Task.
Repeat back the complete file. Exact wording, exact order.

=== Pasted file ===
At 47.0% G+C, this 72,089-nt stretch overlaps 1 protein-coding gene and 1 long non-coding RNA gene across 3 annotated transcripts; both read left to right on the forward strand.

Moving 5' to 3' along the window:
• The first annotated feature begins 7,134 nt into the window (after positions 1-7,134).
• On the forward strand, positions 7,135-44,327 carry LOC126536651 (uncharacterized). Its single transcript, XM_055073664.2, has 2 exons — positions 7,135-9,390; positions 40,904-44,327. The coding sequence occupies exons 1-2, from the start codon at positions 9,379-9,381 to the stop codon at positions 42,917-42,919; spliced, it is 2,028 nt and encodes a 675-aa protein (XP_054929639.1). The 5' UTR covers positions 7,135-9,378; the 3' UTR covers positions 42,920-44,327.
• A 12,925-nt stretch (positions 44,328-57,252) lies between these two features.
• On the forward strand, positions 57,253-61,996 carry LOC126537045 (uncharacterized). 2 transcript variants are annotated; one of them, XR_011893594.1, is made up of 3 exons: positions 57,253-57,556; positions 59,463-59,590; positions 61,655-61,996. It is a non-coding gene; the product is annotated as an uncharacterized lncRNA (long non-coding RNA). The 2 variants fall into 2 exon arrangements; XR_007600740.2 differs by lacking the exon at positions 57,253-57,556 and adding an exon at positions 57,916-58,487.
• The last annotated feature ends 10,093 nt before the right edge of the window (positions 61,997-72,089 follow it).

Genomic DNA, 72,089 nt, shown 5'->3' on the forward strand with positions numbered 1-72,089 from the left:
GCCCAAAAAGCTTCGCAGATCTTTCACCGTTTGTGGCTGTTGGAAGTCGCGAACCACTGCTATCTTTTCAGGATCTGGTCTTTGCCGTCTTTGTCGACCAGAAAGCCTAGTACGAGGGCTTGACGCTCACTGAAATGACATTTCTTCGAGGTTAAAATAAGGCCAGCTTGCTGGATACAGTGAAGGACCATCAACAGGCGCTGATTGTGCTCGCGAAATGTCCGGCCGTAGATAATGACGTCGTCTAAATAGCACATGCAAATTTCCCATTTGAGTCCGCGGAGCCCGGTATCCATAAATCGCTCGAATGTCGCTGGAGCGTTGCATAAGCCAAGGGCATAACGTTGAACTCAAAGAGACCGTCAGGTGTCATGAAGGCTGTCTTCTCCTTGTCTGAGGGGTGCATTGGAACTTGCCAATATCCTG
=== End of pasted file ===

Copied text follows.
At 47.0% G+C, this 72,089-nt stretch overlaps 1 protein-coding gene and 1 long non-coding RNA gene across 3 annotated transcripts; both read left to right on the forward strand.

Moving 5' to 3' along the window:
• The first annotated feature begins 7,134 nt into the window (after positions 1-7,134).
• On the forward strand, positions 7,135-44,327 carry LOC126536651 (uncharacterized). Its single transcript, XM_055073664.2, has 2 exons — positions 7,135-9,390; positions 40,904-44,327. The coding sequence occupies exons 1-2, from the start codon at positions 9,379-9,381 to the stop codon at positions 42,917-42,919; spliced, it is 2,028 nt and encodes a 675-aa protein (XP_054929639.1). The 5' UTR covers positions 7,135-9,378; the 3' UTR covers positions 42,920-44,327.
• A 12,925-nt stretch (positions 44,328-57,252) lies between these two features.
• On the forward strand, positions 57,253-61,996 carry LOC126537045 (uncharacterized). 2 transcript variants are annotated; one of them, XR_011893594.1, is made up of 3 exons: positions 57,253-57,556; positions 59,463-59,590; positions 61,655-61,996. It is a non-coding gene; the product is annotated as an uncharacterized lncRNA (long non-coding RNA). The 2 variants fall into 2 exon arrangements; XR_007600740.2 differs by lacking the exon at positions 57,253-57,556 and adding an exon at positions 57,916-58,487.
• The last annotated feature ends 10,093 nt before the right edge of the window (positions 61,997-72,089 follow it).

Genomic DNA, 72,089 nt, shown 5'->3' on the forward strand with positions numbered 1-72,089 from the left:
GCCCAAAAAGCTTCGCAGATCTTTCACCGTTTGTGGCTGTTGGAAGTCGCGAACCACTGCTATCTTTTCAGGATCTGGTCTTTGCCGTCTTTGTCGACCAGAAAGCCTAGTACGAGGGCTTGACGCTCACTGAAATGACATTTCTTCGAGGTTAAAATAAGGCCAGCTTGCTGGATACAGTGAAGGACCATCAACAGGCGCTGATTGTGCTCGCGAAATGTCCGGCCGTAGATAATGACGTCGTCTAAATAGCACATGCAAATTTCCCATTTGAGTCCGCGGAGCCCGGTATCCATAAATCGCTCGAATGTCGCTGGAGCGTTGCATAAGCCAAGGGCATAACGTTGAACTCAAAGAGACCGTCAGGTGTCATGAAGGCTGTCTTCTCCTTGTCTGAGGGGTGCATTGGAACTTGCCAATATCCTG